Tokyo, like the rest of Japan, is known for being an expensive place. A lot of travelers are put off by this as they think Tokyo is unaffordable for budget travelers. Unknown to many, is there are lots of free things to do in Tokyo, Japan. So here are the recommended free things to do in Tokyo for free by travel bloggers. A proof that Tokyo on a budget is possible.
Free Things To Do In Tokyo, Japan
Best Places to View Hydrangeas in the Tokyo area
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In Japanese tradition, Hydrangea is the sign of the rainy season. Although hydrangea is not exclusive in Japan, it holds dear in Japanese people’s heart and the flower is adored and honored as they do for ume (plum), Sakura (cherry), and irises. In fact, Hydrangea was first cultivated in Japan.
Now, Hydrangeas are cultivated in temples, gardens, parks, and even on the roadside – and these places will be packed with visitors when the flowers are blooming, usually from the end of May to June.
Hakusan-Jinja Shrine is located in Bunkyo city, a charming, old-fashioned neighborhood known for its rich culture and beautiful flowers – the city holds five major flower festivals annually, and the Hydrangea Festival (Ajisai Matsuri) is one of them. The event starts on June 8th in 2019 and there are over 3,000 hydrangeas around Hakusan-Jinja Shrine and Hakusan Park.
Visitors come here to enjoy viewing and photo-shooting, and there are a number of street stalls selling potted hydrangeas and other festive items during the festival. Another great place is Ueno Onshi Park, flowers are grown on the sidewalk of numerous trails in the parks. In other words, hydrangeas are basically everywhere and it is should be included on your itinerary for Tokyo.
Source: Kenny of Knycx Journeying
2. Tokyo Metropolitan Building
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One of the best places to see Tokyo from above is the Tokyo Metropolitan Building. I like it because it’s completely free, there are restaurants and shops on the viewing area so you can also do something else, and you can actually see the towers (Tokyo Tower and Sky Tree) from there. I mean, if you climb one of the towers, you won’t really be able to see it, will you?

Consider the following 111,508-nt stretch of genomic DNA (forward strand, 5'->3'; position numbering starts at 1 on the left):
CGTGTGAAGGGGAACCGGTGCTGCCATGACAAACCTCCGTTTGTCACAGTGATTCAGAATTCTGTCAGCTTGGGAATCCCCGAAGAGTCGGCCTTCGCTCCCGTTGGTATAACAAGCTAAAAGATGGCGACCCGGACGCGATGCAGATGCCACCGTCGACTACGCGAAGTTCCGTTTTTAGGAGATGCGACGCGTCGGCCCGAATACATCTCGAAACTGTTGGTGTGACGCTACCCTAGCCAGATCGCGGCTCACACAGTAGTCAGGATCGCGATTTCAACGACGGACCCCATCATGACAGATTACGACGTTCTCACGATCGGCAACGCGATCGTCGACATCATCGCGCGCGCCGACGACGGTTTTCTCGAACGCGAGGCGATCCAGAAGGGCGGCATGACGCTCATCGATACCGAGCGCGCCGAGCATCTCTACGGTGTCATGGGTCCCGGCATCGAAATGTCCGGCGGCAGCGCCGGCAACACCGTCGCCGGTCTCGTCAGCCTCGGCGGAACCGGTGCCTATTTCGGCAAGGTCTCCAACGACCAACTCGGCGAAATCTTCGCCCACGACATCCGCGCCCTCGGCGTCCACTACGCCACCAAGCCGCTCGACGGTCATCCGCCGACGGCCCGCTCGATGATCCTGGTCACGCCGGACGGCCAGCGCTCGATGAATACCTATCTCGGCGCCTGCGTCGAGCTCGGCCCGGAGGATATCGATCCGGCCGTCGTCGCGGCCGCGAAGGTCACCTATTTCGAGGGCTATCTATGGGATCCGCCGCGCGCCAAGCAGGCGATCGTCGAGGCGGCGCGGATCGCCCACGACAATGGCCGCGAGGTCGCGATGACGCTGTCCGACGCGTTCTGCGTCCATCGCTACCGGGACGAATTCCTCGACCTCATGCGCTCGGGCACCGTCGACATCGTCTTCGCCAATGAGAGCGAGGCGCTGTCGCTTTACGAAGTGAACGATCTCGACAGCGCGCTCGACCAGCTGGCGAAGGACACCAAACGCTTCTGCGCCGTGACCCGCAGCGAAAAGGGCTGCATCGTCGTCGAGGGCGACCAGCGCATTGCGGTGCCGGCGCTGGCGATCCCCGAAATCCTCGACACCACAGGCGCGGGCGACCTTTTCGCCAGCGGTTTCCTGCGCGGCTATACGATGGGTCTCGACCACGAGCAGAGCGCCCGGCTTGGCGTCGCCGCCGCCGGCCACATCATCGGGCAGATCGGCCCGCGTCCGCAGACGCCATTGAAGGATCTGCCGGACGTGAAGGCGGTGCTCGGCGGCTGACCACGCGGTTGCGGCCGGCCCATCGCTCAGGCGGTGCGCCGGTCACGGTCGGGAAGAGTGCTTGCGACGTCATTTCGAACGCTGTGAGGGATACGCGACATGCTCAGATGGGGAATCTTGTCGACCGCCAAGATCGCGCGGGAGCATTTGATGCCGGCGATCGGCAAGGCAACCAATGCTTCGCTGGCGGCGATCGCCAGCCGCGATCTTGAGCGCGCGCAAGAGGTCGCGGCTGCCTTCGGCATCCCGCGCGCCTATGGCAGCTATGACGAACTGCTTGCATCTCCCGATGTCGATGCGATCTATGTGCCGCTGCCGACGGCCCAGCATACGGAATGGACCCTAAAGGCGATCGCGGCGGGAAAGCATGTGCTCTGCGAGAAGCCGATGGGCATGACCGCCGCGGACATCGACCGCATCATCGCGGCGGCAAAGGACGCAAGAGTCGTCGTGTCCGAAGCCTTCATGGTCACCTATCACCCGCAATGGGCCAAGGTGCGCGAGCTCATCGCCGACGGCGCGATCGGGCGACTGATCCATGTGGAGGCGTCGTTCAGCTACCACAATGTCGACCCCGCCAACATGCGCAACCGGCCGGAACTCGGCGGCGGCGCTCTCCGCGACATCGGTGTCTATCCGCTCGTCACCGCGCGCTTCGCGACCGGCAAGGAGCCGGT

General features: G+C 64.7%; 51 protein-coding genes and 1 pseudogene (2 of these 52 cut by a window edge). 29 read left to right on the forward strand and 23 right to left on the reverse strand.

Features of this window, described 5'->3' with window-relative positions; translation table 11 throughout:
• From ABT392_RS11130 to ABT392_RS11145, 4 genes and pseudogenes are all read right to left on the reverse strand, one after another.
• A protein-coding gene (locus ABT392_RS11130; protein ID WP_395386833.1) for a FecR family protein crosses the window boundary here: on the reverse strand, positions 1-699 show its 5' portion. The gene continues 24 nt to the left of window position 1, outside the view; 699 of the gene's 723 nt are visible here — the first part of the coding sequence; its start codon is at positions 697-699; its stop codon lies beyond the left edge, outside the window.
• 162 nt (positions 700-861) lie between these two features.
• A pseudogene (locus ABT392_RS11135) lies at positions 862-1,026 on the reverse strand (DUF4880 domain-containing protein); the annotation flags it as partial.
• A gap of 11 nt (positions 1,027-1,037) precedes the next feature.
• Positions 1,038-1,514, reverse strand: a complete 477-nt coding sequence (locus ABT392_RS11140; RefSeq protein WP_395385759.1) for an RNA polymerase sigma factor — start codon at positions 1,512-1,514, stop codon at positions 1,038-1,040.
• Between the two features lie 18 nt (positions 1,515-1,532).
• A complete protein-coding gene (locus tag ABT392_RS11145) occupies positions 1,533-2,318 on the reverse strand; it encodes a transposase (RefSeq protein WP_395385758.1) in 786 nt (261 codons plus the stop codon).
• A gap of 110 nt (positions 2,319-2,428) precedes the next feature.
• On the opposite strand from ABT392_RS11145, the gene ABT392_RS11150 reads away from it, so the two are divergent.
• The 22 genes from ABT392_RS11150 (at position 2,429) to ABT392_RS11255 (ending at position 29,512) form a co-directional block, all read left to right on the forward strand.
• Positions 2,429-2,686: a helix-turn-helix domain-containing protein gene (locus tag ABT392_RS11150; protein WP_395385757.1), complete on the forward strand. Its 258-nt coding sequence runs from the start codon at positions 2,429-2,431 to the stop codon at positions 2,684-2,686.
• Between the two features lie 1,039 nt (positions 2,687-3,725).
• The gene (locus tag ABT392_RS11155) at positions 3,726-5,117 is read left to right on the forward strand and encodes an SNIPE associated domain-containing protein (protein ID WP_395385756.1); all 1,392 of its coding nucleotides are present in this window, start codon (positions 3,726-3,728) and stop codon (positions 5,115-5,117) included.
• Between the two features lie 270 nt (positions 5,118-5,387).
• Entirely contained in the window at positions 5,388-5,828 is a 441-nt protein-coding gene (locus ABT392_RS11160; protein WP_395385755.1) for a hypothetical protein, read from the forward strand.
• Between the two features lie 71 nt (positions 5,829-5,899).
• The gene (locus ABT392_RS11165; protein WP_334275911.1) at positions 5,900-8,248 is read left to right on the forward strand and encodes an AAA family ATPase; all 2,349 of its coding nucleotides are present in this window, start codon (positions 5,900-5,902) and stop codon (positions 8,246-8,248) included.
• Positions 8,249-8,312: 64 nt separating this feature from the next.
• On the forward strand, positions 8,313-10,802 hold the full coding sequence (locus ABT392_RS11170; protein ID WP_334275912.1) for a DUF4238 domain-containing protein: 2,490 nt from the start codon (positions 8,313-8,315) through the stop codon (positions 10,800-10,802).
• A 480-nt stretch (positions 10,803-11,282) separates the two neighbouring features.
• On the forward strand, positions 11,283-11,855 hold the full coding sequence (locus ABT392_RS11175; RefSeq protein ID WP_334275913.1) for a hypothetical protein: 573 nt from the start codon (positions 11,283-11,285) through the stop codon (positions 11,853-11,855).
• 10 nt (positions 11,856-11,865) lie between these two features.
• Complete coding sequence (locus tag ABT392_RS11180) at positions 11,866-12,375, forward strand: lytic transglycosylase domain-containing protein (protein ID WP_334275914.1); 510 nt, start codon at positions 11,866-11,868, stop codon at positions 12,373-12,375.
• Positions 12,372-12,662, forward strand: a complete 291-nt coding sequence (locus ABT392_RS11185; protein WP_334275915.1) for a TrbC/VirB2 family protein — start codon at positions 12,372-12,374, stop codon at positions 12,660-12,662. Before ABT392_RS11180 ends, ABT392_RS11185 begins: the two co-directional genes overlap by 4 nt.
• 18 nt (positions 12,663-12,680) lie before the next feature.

Since it is a government building, everyone must pass through security on entering – X-ray of bags, etc, and it can get quite crowded. I recommend you visit it on a clear day, just before sunset – that way, you can see the Tokyo skyline during the day, during sunset, and during the night. You can stay there for as long as you want, but around an hour (if you’re not eating) will be enough for most.
Source: Thais Saito of World Trip Diaries
3. See the Amazing Fire Ritual At Fukagawa Fudodo
There’s fire, drumming and chanting but we’re not talking about any kind of theatrical performance here, but an amazing religious ceremony that happens up to six times a day at Tokyo’s Fukagawa Fudodo temple.
Known as the Goma ritual, its aim is to release suffering and negative energies that might hold people back on their journey to enlightenment. The wooden plaques being burned contain the wishes of devotees that they hope to have granted by the ritual.
Exactly what’s going on might be a bit of a mystery, but it’s impossible not to be fascinated by the rhythm, noise, and flames. Saying that though it’s also very sacred and as such, no photos of the ceremony are allowed. You’re also asked to remove your shoes as wearing shoes inside a temple is one of those things that you can’t do in Japan. And sit in a respectful position for the ceremony. When it’s finished visit the room of 10,000 crystal statues – it’s quite an amazing sight.
You’ll find Fukagawa Fudodo in east Tokyo, the nearest station is Monzen-Nakacho. The first ritual takes place at 9 am (which makes it a great thing to do in Tokyo in the early morning when many other things are closed). It then happens every two hours throughout the day.